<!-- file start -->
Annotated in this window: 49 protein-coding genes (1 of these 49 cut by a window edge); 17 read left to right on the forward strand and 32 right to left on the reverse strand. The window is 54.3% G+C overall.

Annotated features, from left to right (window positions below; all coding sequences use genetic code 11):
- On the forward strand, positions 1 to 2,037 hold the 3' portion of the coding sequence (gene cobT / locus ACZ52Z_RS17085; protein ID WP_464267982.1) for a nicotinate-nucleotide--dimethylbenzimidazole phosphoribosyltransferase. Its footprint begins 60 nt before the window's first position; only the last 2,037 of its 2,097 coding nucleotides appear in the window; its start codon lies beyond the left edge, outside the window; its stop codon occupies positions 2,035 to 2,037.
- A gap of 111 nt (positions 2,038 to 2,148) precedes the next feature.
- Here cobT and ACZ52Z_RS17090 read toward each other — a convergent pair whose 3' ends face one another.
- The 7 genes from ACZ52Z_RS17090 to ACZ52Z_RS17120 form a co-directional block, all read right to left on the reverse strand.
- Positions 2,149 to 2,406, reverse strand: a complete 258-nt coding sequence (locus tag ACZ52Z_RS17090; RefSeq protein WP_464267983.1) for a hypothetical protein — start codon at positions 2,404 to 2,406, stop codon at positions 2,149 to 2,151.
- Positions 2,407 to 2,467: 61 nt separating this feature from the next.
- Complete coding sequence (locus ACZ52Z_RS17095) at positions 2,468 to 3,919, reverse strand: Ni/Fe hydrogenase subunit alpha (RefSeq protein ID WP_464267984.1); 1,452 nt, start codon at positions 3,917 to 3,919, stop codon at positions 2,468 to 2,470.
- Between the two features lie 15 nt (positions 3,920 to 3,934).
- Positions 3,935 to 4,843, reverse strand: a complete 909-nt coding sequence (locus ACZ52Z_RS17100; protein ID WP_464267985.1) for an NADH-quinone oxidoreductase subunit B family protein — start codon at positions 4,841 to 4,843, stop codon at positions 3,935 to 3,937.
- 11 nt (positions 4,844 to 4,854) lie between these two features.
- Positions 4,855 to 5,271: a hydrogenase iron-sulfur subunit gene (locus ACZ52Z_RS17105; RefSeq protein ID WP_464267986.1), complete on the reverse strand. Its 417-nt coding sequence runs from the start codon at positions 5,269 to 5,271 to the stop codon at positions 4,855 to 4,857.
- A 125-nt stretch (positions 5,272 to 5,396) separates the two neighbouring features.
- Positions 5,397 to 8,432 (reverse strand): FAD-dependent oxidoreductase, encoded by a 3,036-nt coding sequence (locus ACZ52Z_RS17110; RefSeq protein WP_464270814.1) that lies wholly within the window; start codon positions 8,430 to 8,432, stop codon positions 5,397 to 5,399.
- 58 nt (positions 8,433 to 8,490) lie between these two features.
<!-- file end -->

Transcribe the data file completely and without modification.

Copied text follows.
Annotated in this window: 49 protein-coding genes (1 of these 49 cut by a window edge); 17 read left to right on the forward strand and 32 right to left on the reverse strand. The window is 54.3% G+C overall.

Annotated features, from left to right (window positions below; all coding sequences use genetic code 11):
- On the forward strand, positions 1 to 2,037 hold the 3' portion of the coding sequence (gene cobT / locus ACZ52Z_RS17085; protein ID WP_464267982.1) for a nicotinate-nucleotide--dimethylbenzimidazole phosphoribosyltransferase. Its footprint begins 60 nt before the window's first position; only the last 2,037 of its 2,097 coding nucleotides appear in the window; its start codon lies beyond the left edge, outside the window; its stop codon occupies positions 2,035 to 2,037.
- A gap of 111 nt (positions 2,038 to 2,148) precedes the next feature.
- Here cobT and ACZ52Z_RS17090 read toward each other — a convergent pair whose 3' ends face one another.
- The 7 genes from ACZ52Z_RS17090 to ACZ52Z_RS17120 form a co-directional block, all read right to left on the reverse strand.
- Positions 2,149 to 2,406, reverse strand: a complete 258-nt coding sequence (locus tag ACZ52Z_RS17090; RefSeq protein WP_464267983.1) for a hypothetical protein — start codon at positions 2,404 to 2,406, stop codon at positions 2,149 to 2,151.
- Positions 2,407 to 2,467: 61 nt separating this feature from the next.
- Complete coding sequence (locus ACZ52Z_RS17095) at positions 2,468 to 3,919, reverse strand: Ni/Fe hydrogenase subunit alpha (RefSeq protein ID WP_464267984.1); 1,452 nt, start codon at positions 3,917 to 3,919, stop codon at positions 2,468 to 2,470.
- Between the two features lie 15 nt (positions 3,920 to 3,934).
- Positions 3,935 to 4,843, reverse strand: a complete 909-nt coding sequence (locus ACZ52Z_RS17100; protein ID WP_464267985.1) for an NADH-quinone oxidoreductase subunit B family protein — start codon at positions 4,841 to 4,843, stop codon at positions 3,935 to 3,937.
- 11 nt (positions 4,844 to 4,854) lie between these two features.
- Positions 4,855 to 5,271: a hydrogenase iron-sulfur subunit gene (locus ACZ52Z_RS17105; RefSeq protein ID WP_464267986.1), complete on the reverse strand. Its 417-nt coding sequence runs from the start codon at positions 5,269 to 5,271 to the stop codon at positions 4,855 to 4,857.
- A 125-nt stretch (positions 5,272 to 5,396) separates the two neighbouring features.
- Positions 5,397 to 8,432 (reverse strand): FAD-dependent oxidoreductase, encoded by a 3,036-nt coding sequence (locus ACZ52Z_RS17110; RefSeq protein WP_464270814.1) that lies wholly within the window; start codon positions 8,430 to 8,432, stop codon positions 5,397 to 5,399.
- 58 nt (positions 8,433 to 8,490) lie between these two features.